USA Network presents MR. ROBOT, a psychological thriller that follows Elliot (Rami Malek, The Pacific), a young programmer, who works as a cyber-security engineer by day and a vigilante hacker by night. Elliot finds himself at a crossroads when the mysterious leader (Christian Slater, The Adderall Diaries) of an underground hacker group recruits him to destroy the firm he is paid to protect. Compelled by his personal beliefs, Elliot struggles to resist the chance to take down the multinational CEOs he believes are running (and ruining) the world. This contemporary and culturally resonant drama also stars Portia Doubleday (Her), Carly Chaikin (Suburgatory) and Martin Wallström (Easy Money III).
From Universal Cable Productions, MR. ROBOT is executive produced by Sam Esmail (Comet) and Anonymous Content’s Steve Golin (True Detective) and Chad Hamilton (Breakup at a Wedding). (Official synopsis via USA Networks)
You only have to take a look at a single edition of the nightly news to realise that there is a lot, and I mean, A LOT, about the world that needs saving.
ISIS storming across the Middle East, climate change, growing income inequality, secret trade deals, cutting down of the rainforests, huge and growing numbers of refugees displaced from their homes … the list goes on and on and you have to wonder, in your glass half-empty moments if it’s even possible to save it.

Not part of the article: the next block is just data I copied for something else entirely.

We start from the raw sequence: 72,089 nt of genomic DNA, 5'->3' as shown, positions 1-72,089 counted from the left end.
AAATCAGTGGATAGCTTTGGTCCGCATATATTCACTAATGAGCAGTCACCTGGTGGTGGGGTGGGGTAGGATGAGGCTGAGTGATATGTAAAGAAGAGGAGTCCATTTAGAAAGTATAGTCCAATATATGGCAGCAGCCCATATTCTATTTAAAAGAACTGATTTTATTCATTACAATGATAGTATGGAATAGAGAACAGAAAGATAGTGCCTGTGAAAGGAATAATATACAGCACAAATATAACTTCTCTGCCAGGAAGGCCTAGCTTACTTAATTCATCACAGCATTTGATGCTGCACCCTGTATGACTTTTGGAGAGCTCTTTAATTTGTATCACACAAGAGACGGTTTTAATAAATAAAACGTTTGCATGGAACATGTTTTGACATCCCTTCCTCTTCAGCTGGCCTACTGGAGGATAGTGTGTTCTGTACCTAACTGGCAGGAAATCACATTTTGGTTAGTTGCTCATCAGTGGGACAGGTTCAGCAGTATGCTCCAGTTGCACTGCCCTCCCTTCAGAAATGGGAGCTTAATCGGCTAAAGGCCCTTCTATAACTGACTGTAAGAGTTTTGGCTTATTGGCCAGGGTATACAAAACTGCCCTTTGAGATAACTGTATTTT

Social hacktivist Elliott goes one step further in the trailer for USA Network’s intriguing new show Mr. Robot, wondering if the world is even worth saving.
Now that’s so much not glass half empty as glass drunk all the way down, smashed on the floor and swept up into the trash.
So gloomy is his assessment of the way humanity and the world at large is being treated by the mysterious Powers That Be that he resists the chance to do something about it when he’s given the chance.
After all, what would be the point?
It may sounded profoundly Nolan-esque dark and hopeless but it reflects the view by many people that the world is spiralling out of control and may not be salvageable.
Whether it’s quite that bad is up for debate – certainly I’m not so sure that the conspiracy theorists have really got much of anything right; the world is a mess yes but in some globally conspiratorial way? I’m not so sure – something that Mr. Robot sounds it will tackle in some way.
That’s the good thing about well-done drama – it holds a light up to our humanity and asks all the hard questions we might not otherwise think to ask.
We’ll see how much of a questioning mood Mr. Robot is in when it premieres on USA on 24 June 2015.